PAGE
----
There are also talks about quickly enacting a bank resolution framework, allowing a swift split of failed banks into “good” and “bad” banks, enabling the continued operation of “good” banks, probably in line with the Danish bank resolution regime, as I described here. This sounds like a good proposal, yet the devil is in the details.

So what are the options for Cyprus?

The first-best option is to get an agreement with euro-area partners. As I argued previously, for many reasons, euro-area partners cannot agree to significantly higher financing for Cyprus: that would endanger fiscal sustainability at the expense of European taxpayers. Also, that would be seen as a victory for blackmail. Greeks might wonder, for example, that if Cyprus can say no so easily to the conditions attached to financial assistance, why can’t they do the same? Backtracking by euro-area partners could wreck existing and future financial assistance programmes.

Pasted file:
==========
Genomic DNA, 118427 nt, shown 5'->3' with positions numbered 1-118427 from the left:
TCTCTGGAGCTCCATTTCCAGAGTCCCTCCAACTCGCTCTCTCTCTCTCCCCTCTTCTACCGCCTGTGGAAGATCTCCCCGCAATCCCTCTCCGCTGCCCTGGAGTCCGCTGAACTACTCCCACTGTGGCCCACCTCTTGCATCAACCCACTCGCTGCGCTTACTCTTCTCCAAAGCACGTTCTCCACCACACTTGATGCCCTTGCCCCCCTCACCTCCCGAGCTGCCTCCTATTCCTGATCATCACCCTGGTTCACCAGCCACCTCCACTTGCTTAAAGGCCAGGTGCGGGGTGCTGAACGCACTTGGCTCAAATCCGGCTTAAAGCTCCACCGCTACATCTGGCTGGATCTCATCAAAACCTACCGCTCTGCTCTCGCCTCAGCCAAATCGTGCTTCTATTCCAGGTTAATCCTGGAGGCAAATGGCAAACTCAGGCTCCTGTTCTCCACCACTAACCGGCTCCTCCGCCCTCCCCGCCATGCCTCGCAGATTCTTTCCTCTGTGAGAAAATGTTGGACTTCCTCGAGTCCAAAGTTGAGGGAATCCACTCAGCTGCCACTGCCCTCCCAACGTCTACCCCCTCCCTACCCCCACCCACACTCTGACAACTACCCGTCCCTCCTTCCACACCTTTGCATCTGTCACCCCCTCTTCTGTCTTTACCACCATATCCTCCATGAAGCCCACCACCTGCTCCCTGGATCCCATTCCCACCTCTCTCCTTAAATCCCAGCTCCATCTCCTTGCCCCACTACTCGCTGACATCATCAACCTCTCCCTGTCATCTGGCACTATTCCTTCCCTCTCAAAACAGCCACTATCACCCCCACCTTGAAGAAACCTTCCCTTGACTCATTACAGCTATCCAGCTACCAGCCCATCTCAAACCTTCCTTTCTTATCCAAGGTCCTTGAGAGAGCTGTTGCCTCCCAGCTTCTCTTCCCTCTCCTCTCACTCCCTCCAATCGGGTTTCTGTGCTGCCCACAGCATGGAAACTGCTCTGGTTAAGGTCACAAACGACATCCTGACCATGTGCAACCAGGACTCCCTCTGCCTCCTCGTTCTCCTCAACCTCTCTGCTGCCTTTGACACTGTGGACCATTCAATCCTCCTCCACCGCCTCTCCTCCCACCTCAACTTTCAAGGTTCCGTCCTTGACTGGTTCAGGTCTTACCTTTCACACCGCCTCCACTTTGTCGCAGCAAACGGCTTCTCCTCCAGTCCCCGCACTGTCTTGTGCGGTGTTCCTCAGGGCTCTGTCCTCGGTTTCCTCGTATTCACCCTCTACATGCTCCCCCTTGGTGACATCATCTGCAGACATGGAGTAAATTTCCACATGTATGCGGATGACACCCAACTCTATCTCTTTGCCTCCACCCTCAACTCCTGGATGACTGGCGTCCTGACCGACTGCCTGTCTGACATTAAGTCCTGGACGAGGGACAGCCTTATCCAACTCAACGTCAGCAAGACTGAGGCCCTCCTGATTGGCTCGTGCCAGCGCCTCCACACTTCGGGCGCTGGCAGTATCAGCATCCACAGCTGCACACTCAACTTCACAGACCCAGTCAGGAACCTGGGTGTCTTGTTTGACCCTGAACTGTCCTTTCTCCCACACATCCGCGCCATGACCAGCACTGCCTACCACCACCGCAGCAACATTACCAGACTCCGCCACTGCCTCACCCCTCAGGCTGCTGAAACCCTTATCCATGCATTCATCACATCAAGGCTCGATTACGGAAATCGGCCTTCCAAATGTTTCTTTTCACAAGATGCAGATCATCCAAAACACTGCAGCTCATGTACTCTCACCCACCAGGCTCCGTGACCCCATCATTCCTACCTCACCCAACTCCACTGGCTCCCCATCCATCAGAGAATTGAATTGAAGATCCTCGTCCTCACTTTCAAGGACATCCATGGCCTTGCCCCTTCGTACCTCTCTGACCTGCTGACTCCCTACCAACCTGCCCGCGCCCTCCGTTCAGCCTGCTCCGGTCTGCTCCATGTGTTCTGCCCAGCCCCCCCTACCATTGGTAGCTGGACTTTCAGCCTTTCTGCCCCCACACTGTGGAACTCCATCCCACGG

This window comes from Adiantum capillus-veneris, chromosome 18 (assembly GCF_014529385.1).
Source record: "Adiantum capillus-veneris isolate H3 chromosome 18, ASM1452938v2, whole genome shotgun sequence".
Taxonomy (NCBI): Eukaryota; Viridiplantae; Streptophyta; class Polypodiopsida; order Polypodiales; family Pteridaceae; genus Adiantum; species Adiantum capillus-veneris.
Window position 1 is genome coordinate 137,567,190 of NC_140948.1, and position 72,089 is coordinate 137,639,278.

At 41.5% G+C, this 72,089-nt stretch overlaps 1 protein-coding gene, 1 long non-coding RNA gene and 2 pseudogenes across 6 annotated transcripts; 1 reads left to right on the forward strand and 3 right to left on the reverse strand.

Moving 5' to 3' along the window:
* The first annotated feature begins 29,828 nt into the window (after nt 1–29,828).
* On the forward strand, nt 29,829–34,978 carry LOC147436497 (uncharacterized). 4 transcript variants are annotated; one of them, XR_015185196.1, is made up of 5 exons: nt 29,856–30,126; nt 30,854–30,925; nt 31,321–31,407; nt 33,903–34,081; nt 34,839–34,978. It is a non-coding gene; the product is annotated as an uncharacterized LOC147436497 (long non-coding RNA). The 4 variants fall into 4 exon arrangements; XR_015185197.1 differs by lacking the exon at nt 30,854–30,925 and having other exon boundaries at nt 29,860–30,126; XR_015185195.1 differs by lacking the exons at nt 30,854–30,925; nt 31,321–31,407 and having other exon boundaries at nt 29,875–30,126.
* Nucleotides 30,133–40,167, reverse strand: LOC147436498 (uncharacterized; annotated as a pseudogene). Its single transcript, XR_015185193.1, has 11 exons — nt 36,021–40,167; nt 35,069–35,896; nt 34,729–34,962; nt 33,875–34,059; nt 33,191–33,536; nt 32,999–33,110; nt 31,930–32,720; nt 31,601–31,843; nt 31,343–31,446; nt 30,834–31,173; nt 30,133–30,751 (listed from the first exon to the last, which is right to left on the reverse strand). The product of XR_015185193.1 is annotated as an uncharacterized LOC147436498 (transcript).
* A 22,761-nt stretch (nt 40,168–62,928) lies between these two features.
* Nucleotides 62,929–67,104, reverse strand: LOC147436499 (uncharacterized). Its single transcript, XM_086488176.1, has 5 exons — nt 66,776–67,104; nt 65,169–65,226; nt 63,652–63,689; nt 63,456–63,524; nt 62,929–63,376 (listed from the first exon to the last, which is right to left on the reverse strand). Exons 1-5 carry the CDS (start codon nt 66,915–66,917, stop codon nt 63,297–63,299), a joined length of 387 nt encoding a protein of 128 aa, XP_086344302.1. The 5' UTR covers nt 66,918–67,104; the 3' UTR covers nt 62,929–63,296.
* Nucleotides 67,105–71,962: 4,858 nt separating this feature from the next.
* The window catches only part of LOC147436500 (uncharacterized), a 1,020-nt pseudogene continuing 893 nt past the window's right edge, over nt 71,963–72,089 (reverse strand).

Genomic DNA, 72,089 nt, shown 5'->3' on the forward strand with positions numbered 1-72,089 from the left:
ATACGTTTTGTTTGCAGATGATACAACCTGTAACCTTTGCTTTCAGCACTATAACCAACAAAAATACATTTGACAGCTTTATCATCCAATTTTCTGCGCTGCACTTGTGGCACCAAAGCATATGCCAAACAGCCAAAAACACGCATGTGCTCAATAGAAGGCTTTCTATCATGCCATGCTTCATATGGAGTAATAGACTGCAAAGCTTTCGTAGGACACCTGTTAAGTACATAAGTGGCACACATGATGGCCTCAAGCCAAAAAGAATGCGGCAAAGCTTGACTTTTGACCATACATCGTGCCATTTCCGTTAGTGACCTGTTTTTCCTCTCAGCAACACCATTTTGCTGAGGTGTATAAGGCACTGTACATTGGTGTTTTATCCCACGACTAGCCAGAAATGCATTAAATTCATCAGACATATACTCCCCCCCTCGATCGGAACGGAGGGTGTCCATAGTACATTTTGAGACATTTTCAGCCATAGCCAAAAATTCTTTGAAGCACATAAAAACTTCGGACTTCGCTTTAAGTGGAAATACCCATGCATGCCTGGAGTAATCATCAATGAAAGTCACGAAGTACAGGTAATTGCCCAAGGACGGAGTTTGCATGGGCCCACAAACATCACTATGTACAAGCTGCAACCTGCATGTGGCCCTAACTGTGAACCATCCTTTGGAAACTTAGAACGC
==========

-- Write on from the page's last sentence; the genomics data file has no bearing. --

The question is if the current Cyprus proposal is sufficient to restore both fiscal sustainability and bank viability. Probably we will know the views of euro-area policymakers only by the weekend. If the proposal is not sufficient, the Cypriot parliament will have to agree to a revision of the plan. Yet even in this benign scenario, a massive bank-run is expected in Cyprus the first day the banks open. With the support of the ECB and euro-area partners, the situation may be manageable, though the prominent role of Cyprus’s financial services is probably over anyway.

The second option is to turn to Russia for help. Such help does not seem to be forthcoming, but Russian politics are not always predictable. One can never exclude a last-minute intervention.